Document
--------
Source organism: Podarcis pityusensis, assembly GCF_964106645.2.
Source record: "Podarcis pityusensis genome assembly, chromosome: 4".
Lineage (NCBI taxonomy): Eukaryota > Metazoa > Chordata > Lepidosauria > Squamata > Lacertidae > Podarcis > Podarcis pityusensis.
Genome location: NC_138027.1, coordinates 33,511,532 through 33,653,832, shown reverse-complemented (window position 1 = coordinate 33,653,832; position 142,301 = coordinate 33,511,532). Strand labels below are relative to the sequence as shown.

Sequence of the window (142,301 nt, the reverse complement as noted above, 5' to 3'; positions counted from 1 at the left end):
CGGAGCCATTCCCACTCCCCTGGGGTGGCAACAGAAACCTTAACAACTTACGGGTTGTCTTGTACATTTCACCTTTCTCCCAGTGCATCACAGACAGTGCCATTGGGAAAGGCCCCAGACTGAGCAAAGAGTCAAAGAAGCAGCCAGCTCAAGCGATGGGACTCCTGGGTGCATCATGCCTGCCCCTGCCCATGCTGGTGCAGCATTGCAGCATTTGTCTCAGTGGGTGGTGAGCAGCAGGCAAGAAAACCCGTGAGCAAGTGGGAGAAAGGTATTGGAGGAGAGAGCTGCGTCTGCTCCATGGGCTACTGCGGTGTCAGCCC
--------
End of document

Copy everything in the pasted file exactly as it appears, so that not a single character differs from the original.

Source organism: Podarcis pityusensis, assembly GCF_964106645.2.
Source record: "Podarcis pityusensis genome assembly, chromosome: 4".
Lineage (NCBI taxonomy): Eukaryota > Metazoa > Chordata > Lepidosauria > Squamata > Lacertidae > Podarcis > Podarcis pityusensis.
Genome location: NC_138027.1, coordinates 33,511,532 through 33,653,832, shown reverse-complemented (window position 1 = coordinate 33,653,832; position 142,301 = coordinate 33,511,532). Strand labels below are relative to the sequence as shown.

Sequence of the window (142,301 nt, the reverse complement as noted above, 5' to 3'; positions counted from 1 at the left end):
CGGAGCCATTCCCACTCCCCTGGGGTGGCAACAGAAACCTTAACAACTTACGGGTTGTCTTGTACATTTCACCTTTCTCCCAGTGCATCACAGACAGTGCCATTGGGAAAGGCCCCAGACTGAGCAAAGAGTCAAAGAAGCAGCCAGCTCAAGCGATGGGACTCCTGGGTGCATCATGCCTGCCCCTGCCCATGCTGGTGCAGCATTGCAGCATTTGTCTCAGTGGGTGGTGAGCAGCAGGCAAGAAAACCCGTGAGCAAGTGGGAGAAAGGTATTGGAGGAGAGAGCTGCGTCTGCTCCATGGGCTACTGCGGTGTCAGCCC